May 27, 2024

Secret Army Data Reveal Greenland Was Recently Green, Bad News for Climate

  • Study shows for the first time that Greenland wasn’t covered in ice in the recent past.
  • The data comes from long-lost ice cores obtained during a secret army mission during the Cold War.
  • The implications for our climate mean it could raise sea levels by 20+ feet in the next century.  

Drilling thousands of feet down through a giant layer of ice isn’t an easy task, but that’s what the army liked about it.

Grabbing ice cores for scientists to study served as a perfect cover for their real intention, burying nuclear missiles within Greenland’s ice sheet, in a scheme known as Project Iceworm.

The project, which took place during the height of the Cold War, didn’t yield the results the army wanted. But by the time they abandoned it in 1967, scientists had gathered enough ice cores to help them understand Greenland’s ancient climate. 

Along with the ice, scientists grabbed 12 feet of sediment that sat beneath the ice sheet. Most scientists were only interested in the ice, so the sediment cores were labeled, stored away in a bunch of cookie jars, and forgotten.

Not unlike that bag of peas fossilizing at the back of your freezer.

That is until Danish scientists re-discovered the sediment cores in 2018 and shipped them to Paul Bierman, a geologist at the University of Vermont. There, Bierman’s then PhD candidate Andrew Christ found something unexpected — signs of life. 

They discovered that Greenland’s ice had melted in the recent past, which was incredibly surprising, Christ said. 

This initial discovery took place over two years ago, but the scientists just now pinpointed when the country’s ice sheet had melted. The team of 21 researchers published their findings last week in the journal Science

Their paper shows that only 416,000 years ago, Greenland’s ice sheet had melted and sea levels were between five and 20 feet higher compared to when the sheet was frozen. This means that the current ice sheet is much more sensitive to global warming than previously thought, the scientists reported.

“The ancient frozen soil from beneath Greenland’s ice sheet warns of trouble ahead,” Bierman and co-author Tammy Rittenour wrote in The Conversation.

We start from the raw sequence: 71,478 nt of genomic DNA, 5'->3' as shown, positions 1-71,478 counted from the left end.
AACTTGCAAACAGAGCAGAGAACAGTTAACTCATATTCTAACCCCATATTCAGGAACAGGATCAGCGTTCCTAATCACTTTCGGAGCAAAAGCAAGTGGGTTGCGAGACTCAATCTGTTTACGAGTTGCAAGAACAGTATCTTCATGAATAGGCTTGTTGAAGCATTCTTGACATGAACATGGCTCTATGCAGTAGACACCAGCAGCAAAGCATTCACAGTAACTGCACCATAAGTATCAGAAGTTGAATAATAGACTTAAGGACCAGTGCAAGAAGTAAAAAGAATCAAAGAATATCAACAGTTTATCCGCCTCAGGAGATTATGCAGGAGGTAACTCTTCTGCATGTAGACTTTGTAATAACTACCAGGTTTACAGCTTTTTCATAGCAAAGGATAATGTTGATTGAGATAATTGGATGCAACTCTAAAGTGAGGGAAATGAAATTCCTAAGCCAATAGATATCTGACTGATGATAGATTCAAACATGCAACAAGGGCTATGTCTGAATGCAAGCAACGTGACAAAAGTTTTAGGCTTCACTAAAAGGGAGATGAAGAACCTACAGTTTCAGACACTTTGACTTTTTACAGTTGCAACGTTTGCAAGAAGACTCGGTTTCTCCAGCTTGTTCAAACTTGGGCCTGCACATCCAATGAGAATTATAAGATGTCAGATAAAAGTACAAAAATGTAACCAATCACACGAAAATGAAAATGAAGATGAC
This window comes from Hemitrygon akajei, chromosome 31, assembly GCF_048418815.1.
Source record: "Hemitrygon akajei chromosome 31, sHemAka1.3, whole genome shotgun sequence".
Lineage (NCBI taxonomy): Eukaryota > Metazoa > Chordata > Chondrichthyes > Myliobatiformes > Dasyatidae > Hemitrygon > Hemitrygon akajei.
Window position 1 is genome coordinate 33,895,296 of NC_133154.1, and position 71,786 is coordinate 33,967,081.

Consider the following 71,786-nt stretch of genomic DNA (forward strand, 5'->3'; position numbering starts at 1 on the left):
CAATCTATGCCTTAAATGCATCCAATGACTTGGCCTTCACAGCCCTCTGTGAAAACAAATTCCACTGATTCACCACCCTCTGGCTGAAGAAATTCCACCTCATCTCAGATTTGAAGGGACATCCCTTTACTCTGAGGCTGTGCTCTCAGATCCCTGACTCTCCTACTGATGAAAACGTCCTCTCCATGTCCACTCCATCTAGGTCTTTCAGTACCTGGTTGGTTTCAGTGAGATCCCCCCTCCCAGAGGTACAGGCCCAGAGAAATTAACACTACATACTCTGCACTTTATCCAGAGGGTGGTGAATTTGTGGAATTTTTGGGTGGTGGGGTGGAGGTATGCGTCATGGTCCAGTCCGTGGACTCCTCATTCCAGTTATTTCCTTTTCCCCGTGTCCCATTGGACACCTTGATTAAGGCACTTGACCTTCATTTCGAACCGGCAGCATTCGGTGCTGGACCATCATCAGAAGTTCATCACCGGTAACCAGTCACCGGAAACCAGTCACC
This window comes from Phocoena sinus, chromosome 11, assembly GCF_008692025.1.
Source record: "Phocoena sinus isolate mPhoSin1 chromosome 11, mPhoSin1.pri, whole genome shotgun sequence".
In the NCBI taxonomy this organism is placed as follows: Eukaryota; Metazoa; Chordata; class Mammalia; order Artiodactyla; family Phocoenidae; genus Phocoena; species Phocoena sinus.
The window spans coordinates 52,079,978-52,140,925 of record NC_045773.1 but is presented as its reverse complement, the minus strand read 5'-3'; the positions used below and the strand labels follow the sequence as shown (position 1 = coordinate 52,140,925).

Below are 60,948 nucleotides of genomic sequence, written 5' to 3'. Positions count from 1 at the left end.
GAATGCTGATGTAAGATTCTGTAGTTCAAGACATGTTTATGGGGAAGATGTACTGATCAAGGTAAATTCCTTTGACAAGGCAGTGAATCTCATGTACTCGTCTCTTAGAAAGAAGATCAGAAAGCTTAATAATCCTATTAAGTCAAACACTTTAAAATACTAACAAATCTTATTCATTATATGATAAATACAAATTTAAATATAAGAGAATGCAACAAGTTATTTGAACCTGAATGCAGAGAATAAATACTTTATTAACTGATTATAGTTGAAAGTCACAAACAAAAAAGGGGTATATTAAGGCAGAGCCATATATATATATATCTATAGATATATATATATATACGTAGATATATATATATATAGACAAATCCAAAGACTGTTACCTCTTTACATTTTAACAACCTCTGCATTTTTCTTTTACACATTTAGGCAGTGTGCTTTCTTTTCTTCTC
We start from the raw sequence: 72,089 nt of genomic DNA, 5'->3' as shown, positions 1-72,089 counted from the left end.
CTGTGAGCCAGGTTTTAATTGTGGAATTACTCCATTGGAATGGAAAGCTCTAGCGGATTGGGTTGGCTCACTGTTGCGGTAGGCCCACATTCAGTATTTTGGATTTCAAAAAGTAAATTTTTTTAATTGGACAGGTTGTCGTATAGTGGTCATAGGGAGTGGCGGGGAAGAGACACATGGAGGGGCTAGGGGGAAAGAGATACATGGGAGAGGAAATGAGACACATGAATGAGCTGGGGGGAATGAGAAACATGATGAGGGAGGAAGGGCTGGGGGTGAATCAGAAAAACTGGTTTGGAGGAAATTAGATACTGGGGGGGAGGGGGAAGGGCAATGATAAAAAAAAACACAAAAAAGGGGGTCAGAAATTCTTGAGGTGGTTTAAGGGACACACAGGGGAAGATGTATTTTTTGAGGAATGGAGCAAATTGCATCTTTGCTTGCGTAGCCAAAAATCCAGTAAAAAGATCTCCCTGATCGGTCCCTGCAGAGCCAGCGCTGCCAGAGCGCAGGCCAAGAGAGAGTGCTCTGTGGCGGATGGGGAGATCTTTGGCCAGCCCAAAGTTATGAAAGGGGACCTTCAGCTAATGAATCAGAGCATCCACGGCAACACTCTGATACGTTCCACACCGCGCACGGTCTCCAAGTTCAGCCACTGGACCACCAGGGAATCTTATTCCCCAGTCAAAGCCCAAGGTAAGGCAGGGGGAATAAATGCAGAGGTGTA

More sensitive to warming 

The melting occurred way earlier than scientists had predicted. Previous estimates had put a wide window on the thawing, saying it occurred sometime in the last million years.

The Earth naturally cycles through warmer phases and cooler phases, per the Climate Change Resource Center. Shooting back to 416,000 years ago then, we were in a warmer period. 

The researchers know this warmer period was caused by normal cycles because they can measure the amount of gases that were present in the atmosphere back then by looking at the molecules that were frozen in the samples. 

An old black and white photo ofJ. Kasl and D. Garfield viewing a retrieved core at Camp Century in 1966 The researchers are wearing thick down jackets with fur hoods and standing near complex looking metal tables bearing scientific machines.

J. Kasl and D. Garfield viewing a retrieved core at Camp Century in 1966.

hotograph by David Atwood, U.S. Army-ERDC-CRREL, courtesy of AIP Emilio Segrè Visual Archives

They determined that greenhouse gas levels were much lower back then than they are today, Christ told Insider.

So if the natural, moderate warming caused the ice to melt, it means the country’s ice sheet is more sensitive to temperature changes than scientists originally thought, Christ explained. He and Bierman further said their findings mean the ice sheet is likely going to be sensitive to the changes we’ve caused to our climate. 

Essentially, in the coming centuries, climate change will cause the Greenland ice sheet to melt completely, the researchers said. “It’s not going to happen tomorrow. But it’s going to happen faster and faster,” Bierman said. 

This will cause anywhere from five feet of sea level rise to 20 plus feet, the paper reported. What would that amount of water do to a city like Miami, or the island of Manhattan, for example?

Using the National Oceanic and Atmospheric Administration’s sea level rise viewer, Bierman showed Insider the consequences.

Slowly, the water eats ups streets, then blocks, then neighborhoods. The viewer maxes out at ten feet, he said, adding: imagine if the water rises higher than that.

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